Swamp Thing 35 (1985)
“The Nuke-Face Papers: Part 1 of 2”
“Everybody left Blossomville in the end…” but some folks, like Bob, take a piece of the town with them wherever they go.
This seemingly simple, part 1 of 2, is a relevant character development point for Swamp Thing. Sure he’s been a helpful hand in the past but in this issue, he feels compelled to be proactive toward the nature related disaster lurking around the corner. Tapped into the earth/Green, Swamp Thing dreams he’s in Blossomville, PA. He asses the damage and weeps at the amount of destruction. This more eco-friendly/in-tune character trait is something that Moore (and others down the line) develop and nurture. In this issue, Swamp Thing is called to action and his connection to the earth, as being second nature, begins to blossom.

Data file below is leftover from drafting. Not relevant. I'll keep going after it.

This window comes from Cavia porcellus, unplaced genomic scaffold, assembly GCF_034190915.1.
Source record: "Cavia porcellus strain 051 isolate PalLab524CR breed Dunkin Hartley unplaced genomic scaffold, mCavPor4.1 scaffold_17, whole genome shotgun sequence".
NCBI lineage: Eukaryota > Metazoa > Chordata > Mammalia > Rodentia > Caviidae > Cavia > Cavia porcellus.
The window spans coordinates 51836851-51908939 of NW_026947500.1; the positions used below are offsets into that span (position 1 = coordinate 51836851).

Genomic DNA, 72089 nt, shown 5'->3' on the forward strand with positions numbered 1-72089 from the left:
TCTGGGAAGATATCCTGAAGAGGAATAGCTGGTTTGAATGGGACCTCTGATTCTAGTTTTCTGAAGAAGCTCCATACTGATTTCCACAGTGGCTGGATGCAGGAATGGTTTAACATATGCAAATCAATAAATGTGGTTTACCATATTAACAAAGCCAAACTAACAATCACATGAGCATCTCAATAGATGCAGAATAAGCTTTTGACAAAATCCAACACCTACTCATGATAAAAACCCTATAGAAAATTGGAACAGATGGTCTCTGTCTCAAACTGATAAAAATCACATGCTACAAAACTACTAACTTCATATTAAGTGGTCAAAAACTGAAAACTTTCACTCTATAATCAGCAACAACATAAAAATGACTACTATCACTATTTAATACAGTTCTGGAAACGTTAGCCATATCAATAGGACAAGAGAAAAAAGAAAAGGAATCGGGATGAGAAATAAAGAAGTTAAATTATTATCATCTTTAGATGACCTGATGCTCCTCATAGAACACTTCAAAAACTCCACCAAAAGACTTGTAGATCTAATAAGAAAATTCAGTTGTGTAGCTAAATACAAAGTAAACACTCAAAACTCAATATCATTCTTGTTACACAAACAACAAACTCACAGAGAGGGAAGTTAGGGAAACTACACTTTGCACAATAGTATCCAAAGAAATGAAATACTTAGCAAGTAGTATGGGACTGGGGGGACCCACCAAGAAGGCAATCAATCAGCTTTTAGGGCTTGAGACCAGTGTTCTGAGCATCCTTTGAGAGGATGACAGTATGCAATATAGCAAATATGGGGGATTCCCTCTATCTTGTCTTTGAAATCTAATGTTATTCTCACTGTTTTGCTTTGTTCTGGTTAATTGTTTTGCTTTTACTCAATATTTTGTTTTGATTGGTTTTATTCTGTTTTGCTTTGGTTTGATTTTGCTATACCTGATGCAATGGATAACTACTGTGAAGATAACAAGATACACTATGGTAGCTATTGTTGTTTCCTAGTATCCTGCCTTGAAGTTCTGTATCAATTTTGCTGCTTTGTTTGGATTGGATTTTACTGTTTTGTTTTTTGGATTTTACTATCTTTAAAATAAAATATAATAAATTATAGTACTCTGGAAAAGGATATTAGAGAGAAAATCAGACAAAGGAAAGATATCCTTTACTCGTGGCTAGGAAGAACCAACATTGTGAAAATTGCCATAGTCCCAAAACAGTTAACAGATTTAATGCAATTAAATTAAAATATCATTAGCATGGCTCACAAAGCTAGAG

Continue reading “Nuke-Face pt.1”
Swamp Thing 34 (1985)
“Rite of Spring”
This issue is amongst my favorites, solidifing my love for introspective, character-building Swamp Thing stories that take place in Houma. It paints a wonderful picture of what life could be like for the lumbering plant monster. Could a muck-man find a partner and live a normal life? Moore, Totleben, Bissette (and the rest) deliver a world where such a scenario exists; if only for a moment.
The book begins at Terrebonne Parish General Hospital. We’re caught up on Matt Cable’s condition alongside Abby. Perhaps she was expecting it. His body was broken after the accident, then held together by Arcane’s forces. Moore writes the most beautiful words…
What happened to Cable is tragic but he put Abby through Hell and back. Abby wants a try at a normal life. She returns to the swamp to be with Alec.
Continue reading “Love in the time of tubers”
It’s not quite fitting to call this Sophisticated Suspense of an issue, filler. Although a great deal of the book is a flashback—reprinting Wrightson and Wein’s classic 8-page story from HOS 92—, Alan Moore does something really special. He cracks open the Swamp Thing folklore/lineage.